## Info

In Rc, f. 79v, Tables 94 and 95 are merged together. Table 95. Excess of revolution for the Moon and the ascending node in expanded years Nu, f. 97r Lune et capitis in revolucionibus annorum expansorum Ed. 1526, ff. 389v Tabula symbol for the Moon et symbol for the ascending node in revolutionibus annorum collectorum The layout of this table is the same as that of Table 94, but here the argument is the number of expanded years, from 1y to 40y see Table 95. The entries for 40 expanded years...

## Tabula Domorum Clima

Chapter 27 is devoted to the casting of a horoscope for Ferrara and offers a worked example. We are told that the Sun is in Sgr 17 20 at 18 24h, counted from true noon. In Table 85, sub-table for the Sun in Sagittarius, we find 23 3h for 17 and 23 8h for 18 , in the column headed merid. By interpolation, the normed right ascension, expressed in hours and minutes, corresponding to the given position is 23 4,40h. We are then told to add it to the given time and to subtract 24h from the sum. The...

## Introduction

One of the characteristics of an exact science is to explain theoretically the processes addressed by that discipline and to treat them precisely in a quantitative way. As an exact science, astronomy makes extensive use of numerical computations. In early astronomy, this is best exemplified by astronomical tables in the tradition of Ptolemy's Almagest that dates to the 2nd century, A.D. Throughout the Middle Ages, astronomers compiled a great variety of astronomical tables to help computers...

## P3 pk pk d

Where d, the maximum of the third component of latitude for the inner planets (deviation), is 0 10 for Venus and -0 45 for Mercury. Had he followed them, he would have found for Venus P3 0 5,9 0 30,52 0 2,39 , and the final result would have been P 0 50,53 . Analogously, for Mercury he would have computed P3 -0 44 0 59,12 -0 44 , and in this case his final result would have been the same. In sum, all the entries in Bianchini's latitudes tables ultimately derive from Almagest XIII.5, but...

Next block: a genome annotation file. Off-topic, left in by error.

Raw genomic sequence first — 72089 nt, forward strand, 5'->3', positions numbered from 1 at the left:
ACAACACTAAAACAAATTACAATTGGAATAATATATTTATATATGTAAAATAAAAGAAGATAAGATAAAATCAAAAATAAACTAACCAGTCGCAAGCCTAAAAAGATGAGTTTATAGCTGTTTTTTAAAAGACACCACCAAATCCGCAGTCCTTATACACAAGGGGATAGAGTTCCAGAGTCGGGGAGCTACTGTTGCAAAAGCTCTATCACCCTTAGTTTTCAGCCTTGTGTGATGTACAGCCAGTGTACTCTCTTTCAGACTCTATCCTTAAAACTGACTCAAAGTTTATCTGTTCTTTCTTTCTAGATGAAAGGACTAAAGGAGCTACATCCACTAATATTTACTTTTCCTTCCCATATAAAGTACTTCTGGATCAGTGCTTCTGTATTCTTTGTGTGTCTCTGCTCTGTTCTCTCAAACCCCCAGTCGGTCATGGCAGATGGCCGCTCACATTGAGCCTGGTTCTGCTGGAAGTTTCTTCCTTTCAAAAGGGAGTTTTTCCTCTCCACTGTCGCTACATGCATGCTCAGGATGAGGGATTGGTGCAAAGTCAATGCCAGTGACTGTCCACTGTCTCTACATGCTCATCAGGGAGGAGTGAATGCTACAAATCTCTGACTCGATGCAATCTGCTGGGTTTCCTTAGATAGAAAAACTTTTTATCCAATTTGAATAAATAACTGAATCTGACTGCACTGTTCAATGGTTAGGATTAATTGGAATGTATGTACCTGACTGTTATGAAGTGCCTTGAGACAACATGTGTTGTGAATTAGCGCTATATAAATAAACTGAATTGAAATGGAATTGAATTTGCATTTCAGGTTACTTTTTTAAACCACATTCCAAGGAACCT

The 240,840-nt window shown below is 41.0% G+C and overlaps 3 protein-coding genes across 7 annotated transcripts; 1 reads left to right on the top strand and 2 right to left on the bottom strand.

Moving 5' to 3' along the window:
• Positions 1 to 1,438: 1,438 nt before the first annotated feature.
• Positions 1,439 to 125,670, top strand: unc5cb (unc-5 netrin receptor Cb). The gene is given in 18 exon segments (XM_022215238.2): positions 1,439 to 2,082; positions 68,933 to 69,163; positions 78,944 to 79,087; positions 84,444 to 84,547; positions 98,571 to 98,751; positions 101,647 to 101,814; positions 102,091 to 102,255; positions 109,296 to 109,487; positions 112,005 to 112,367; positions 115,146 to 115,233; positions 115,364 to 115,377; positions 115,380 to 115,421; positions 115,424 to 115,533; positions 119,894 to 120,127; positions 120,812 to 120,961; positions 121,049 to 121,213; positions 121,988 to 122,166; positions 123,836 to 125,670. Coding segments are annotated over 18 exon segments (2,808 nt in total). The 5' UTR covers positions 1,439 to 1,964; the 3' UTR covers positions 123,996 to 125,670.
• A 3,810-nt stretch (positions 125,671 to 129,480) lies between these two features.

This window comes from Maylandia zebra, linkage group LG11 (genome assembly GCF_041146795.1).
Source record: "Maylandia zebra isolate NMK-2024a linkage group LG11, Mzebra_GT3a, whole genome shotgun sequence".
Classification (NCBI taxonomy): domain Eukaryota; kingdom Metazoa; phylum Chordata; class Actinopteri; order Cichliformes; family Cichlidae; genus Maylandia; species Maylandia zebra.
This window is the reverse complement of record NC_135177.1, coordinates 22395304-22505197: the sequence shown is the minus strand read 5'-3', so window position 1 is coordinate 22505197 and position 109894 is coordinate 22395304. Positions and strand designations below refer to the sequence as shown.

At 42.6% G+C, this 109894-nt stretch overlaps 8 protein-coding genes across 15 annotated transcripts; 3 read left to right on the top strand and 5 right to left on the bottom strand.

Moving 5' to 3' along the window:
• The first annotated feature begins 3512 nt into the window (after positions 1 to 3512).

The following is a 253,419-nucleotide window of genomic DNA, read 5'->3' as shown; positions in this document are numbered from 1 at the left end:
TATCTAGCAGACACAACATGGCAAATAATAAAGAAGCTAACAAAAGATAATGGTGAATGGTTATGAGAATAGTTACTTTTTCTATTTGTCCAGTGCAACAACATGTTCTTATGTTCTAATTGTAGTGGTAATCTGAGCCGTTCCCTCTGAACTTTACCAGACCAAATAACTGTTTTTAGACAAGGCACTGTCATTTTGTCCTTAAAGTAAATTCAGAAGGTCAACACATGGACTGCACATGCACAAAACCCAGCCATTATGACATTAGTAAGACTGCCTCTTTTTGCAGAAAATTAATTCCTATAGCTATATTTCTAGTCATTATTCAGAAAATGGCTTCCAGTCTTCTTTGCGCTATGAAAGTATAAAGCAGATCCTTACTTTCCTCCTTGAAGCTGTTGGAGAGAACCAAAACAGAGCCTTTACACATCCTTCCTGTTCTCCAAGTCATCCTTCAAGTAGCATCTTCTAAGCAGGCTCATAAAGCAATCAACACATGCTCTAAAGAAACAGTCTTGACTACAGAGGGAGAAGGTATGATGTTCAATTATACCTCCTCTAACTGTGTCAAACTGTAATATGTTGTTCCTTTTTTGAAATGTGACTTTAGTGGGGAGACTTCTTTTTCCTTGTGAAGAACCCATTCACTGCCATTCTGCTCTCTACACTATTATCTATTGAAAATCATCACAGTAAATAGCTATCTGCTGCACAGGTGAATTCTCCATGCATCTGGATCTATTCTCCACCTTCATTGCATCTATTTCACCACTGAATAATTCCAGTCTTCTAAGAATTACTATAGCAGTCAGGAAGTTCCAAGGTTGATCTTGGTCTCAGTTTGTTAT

## References

See Ratdolt, Tabule astronomice Alfontij Santritter, Tabule Astronomice Alfonsi Regis and Chabas and Goldstein, Alfonsine Tables of Toledo. Bianchini, Giovanni Tabulae astronomiae (Venice, 1495). - Tabule Joa nni Blanchini Bononiensis (Venice, 1526). Boffito, Giuseppe Le Tavole astronomiche di Giovanni Bianchini da un codice della Collezione Olschki, La Bibliofilia, 9 (1907-1908), 378-388 and 446-460. Chabas, Jos El Lunari de Bernat de Granollachs Alguns aspectes de la...

## Symboll Of Elongation Of Planet

True positions of the planets Tables 27 (Saturn), 34 ( Jupiter), 41 (Mars), 48 (Venus), and 56 (Mercury) Na, ff. 24r-32v (Saturn Saturnus) ff. 33r-41v ( Jupiter) ff. 42r-59v (Mars) ff. 60r-77v (Venus) and ff. 78r-86v (Mercury) Nu, ff. 32r-40v (Saturn Incipiunt tabulae veri loci Saturni), ff. 41r-49v ( Jupiter) ff. 50r-67v (Mars) ff. 68r-85v (Venus) and ff. 86r-94v (Mercury) Rc, f. 20r-v (Saturn Saturnus only one folio is preserved, the rest was cut off) ff. 21r-25r ( Jupiter) ff. 25v-34r (Mars)...

## Analysis Of The Tables

In the absence of an autograph copy, it is not possible to specify exactly the contents of the astronomical tables of Bianchini. Each manuscript copy and each edition we have consulted includes tables some of which may not be due to him. The problem is not unique to this case, for it applies to other sets of medieval tables that exist in multiple copies, such as the Toledan Tables or the Parisian Alfonsine Tables. As a living text, each copy was 'personal' for some astronomer and differs from...